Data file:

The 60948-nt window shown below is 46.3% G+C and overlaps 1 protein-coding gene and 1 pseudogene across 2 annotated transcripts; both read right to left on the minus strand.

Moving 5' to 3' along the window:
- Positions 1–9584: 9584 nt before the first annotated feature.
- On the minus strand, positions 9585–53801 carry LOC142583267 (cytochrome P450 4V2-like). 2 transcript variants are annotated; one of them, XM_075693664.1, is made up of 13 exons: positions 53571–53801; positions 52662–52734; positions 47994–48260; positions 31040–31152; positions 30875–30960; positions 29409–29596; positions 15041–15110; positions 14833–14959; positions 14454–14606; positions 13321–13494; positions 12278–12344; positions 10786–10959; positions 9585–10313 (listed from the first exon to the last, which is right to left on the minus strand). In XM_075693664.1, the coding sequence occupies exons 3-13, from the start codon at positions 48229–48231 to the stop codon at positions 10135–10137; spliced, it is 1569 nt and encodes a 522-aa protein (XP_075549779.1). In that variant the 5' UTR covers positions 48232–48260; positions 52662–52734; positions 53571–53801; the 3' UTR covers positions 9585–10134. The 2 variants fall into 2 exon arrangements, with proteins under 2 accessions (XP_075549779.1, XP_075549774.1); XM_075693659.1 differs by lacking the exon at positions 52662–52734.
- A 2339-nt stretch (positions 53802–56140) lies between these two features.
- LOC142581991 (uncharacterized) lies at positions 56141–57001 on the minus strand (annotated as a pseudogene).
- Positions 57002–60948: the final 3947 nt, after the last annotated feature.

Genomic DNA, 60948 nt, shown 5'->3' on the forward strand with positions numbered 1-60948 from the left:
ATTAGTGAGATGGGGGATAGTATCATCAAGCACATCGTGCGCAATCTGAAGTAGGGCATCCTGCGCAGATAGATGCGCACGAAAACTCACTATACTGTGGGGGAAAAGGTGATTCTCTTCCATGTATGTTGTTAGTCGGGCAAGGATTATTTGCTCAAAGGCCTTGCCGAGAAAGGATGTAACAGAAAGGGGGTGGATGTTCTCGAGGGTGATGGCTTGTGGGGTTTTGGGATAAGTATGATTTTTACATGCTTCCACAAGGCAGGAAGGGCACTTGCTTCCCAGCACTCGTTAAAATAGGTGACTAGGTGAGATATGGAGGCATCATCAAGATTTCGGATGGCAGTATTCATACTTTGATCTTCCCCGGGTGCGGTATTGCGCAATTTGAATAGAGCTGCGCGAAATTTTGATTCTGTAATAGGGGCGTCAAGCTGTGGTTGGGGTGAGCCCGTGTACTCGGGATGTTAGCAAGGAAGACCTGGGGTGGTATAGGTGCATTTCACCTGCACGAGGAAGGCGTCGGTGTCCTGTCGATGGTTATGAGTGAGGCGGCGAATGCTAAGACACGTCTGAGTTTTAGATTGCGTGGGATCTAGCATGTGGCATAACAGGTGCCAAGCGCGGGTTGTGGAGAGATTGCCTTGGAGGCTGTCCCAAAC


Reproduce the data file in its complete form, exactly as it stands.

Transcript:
The 60948-nt window shown below is 46.3% G+C and overlaps 1 protein-coding gene and 1 pseudogene across 2 annotated transcripts; both read right to left on the minus strand.

Moving 5' to 3' along the window:
- Positions 1–9584: 9584 nt before the first annotated feature.
- On the minus strand, positions 9585–53801 carry LOC142583267 (cytochrome P450 4V2-like). 2 transcript variants are annotated; one of them, XM_075693664.1, is made up of 13 exons: positions 53571–53801; positions 52662–52734; positions 47994–48260; positions 31040–31152; positions 30875–30960; positions 29409–29596; positions 15041–15110; positions 14833–14959; positions 14454–14606; positions 13321–13494; positions 12278–12344; positions 10786–10959; positions 9585–10313 (listed from the first exon to the last, which is right to left on the minus strand). In XM_075693664.1, the coding sequence occupies exons 3-13, from the start codon at positions 48229–48231 to the stop codon at positions 10135–10137; spliced, it is 1569 nt and encodes a 522-aa protein (XP_075549779.1). In that variant the 5' UTR covers positions 48232–48260; positions 52662–52734; positions 53571–53801; the 3' UTR covers positions 9585–10134. The 2 variants fall into 2 exon arrangements, with proteins under 2 accessions (XP_075549779.1, XP_075549774.1); XM_075693659.1 differs by lacking the exon at positions 52662–52734.
- A 2339-nt stretch (positions 53802–56140) lies between these two features.
- LOC142581991 (uncharacterized) lies at positions 56141–57001 on the minus strand (annotated as a pseudogene).
- Positions 57002–60948: the final 3947 nt, after the last annotated feature.

Genomic DNA, 60948 nt, shown 5'->3' on the forward strand with positions numbered 1-60948 from the left:
ATTAGTGAGATGGGGGATAGTATCATCAAGCACATCGTGCGCAATCTGAAGTAGGGCATCCTGCGCAGATAGATGCGCACGAAAACTCACTATACTGTGGGGGAAAAGGTGATTCTCTTCCATGTATGTTGTTAGTCGGGCAAGGATTATTTGCTCAAAGGCCTTGCCGAGAAAGGATGTAACAGAAAGGGGGTGGATGTTCTCGAGGGTGATGGCTTGTGGGGTTTTGGGATAAGTATGATTTTTACATGCTTCCACAAGGCAGGAAGGGCACTTGCTTCCCAGCACTCGTTAAAATAGGTGACTAGGTGAGATATGGAGGCATCATCAAGATTTCGGATGGCAGTATTCATACTTTGATCTTCCCCGGGTGCGGTATTGCGCAATTTGAATAGAGCTGCGCGAAATTTTGATTCTGTAATAGGGGCGTCAAGCTGTGGTTGGGGTGAGCCCGTGTACTCGGGATGTTAGCAAGGAAGACCTGGGGTGGTATAGGTGCATTTCACCTGCACGAGGAAGGCGTCGGTGTCCTGTCGATGGTTATGAGTGAGGCGGCGAATGCTAAGACACGTCTGAGTTTTAGATTGCGTGGGATCTAGCATGTGGCATAACAGGTGCCAAGCGCGGGTTGTGGAGAGATTGCCTTGGAGGCTGTCCCAAAC